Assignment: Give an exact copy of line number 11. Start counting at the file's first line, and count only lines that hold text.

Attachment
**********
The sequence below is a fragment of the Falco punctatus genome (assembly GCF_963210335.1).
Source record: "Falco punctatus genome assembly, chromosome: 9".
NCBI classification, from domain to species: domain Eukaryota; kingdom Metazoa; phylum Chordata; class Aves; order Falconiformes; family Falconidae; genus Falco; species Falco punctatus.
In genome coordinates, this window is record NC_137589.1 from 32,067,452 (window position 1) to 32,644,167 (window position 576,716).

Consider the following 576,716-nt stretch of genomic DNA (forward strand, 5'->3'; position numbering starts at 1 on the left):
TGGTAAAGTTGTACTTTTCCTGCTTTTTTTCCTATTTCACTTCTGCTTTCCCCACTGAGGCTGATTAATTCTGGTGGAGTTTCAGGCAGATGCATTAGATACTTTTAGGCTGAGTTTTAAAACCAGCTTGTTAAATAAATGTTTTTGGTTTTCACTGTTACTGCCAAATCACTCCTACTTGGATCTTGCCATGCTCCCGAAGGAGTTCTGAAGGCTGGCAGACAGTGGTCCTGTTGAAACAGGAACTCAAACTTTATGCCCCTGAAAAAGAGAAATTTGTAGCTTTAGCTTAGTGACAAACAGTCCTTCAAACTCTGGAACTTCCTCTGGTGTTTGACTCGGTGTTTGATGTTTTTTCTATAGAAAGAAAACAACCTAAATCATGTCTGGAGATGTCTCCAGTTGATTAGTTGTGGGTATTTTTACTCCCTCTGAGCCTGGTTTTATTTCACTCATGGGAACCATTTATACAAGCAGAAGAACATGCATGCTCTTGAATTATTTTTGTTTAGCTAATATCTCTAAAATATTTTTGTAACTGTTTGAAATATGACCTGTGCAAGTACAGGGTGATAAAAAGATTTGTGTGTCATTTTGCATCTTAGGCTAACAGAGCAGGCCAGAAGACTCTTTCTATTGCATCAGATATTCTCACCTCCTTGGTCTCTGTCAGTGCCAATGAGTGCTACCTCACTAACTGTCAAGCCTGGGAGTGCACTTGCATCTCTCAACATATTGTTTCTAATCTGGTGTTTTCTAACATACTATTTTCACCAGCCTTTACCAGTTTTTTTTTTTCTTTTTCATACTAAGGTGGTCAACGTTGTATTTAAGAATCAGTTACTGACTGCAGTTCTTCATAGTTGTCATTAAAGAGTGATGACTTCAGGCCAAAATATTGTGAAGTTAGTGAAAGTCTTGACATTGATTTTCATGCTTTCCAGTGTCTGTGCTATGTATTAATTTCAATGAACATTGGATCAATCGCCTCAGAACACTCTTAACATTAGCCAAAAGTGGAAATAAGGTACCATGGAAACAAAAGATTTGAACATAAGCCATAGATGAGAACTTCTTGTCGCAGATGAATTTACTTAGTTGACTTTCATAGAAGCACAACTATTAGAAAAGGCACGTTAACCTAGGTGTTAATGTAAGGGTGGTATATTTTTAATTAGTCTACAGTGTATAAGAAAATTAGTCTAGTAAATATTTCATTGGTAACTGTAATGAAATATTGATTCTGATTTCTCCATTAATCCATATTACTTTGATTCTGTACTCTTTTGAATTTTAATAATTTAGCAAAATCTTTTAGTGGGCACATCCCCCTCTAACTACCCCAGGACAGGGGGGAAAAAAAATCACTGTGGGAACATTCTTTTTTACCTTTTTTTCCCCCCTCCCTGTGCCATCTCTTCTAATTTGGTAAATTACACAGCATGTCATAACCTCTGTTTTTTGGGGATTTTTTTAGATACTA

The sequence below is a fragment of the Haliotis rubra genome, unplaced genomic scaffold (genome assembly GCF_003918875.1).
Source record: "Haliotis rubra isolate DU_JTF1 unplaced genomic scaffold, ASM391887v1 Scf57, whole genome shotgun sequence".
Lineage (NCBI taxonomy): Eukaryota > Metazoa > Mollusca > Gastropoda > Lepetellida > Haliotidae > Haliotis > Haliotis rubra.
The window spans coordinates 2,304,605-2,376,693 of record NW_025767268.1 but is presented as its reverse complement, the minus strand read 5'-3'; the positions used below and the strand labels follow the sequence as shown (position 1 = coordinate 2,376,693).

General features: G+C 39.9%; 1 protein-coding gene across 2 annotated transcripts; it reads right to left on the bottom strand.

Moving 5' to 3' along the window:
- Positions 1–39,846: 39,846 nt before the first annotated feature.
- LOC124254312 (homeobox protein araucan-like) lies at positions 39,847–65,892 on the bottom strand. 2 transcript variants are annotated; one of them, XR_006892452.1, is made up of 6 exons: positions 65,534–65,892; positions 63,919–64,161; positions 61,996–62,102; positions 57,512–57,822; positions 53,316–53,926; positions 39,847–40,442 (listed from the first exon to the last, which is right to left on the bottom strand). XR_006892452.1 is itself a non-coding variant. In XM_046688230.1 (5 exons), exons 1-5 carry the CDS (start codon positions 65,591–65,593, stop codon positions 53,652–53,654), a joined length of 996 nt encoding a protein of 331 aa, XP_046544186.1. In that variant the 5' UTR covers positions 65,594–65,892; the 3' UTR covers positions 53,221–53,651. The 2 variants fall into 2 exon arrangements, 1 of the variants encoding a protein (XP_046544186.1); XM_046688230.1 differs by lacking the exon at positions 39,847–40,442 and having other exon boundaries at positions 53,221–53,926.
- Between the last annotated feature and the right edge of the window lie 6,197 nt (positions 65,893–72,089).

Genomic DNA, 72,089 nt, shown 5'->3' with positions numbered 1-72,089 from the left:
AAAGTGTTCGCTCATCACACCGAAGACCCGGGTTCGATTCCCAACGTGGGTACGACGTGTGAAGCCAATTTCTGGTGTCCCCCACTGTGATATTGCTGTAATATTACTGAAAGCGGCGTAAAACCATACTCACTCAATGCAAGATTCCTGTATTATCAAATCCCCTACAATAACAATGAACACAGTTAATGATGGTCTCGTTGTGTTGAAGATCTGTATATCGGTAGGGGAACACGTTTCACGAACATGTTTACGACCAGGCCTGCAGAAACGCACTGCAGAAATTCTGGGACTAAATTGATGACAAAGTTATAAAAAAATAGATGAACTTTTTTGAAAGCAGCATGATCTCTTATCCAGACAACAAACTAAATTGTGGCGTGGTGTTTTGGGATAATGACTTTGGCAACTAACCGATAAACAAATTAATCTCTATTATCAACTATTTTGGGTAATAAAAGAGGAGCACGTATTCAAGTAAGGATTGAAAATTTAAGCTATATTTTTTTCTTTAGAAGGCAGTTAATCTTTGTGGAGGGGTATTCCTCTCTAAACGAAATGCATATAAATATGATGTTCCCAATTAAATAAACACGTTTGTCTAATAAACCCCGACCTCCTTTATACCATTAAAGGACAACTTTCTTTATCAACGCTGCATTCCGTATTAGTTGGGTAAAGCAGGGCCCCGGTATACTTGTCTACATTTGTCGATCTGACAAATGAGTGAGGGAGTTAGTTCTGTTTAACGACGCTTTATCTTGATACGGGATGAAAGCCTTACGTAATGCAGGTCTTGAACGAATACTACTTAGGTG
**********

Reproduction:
General features: G+C 39.9%; 1 protein-coding gene across 2 annotated transcripts; it reads right to left on the bottom strand.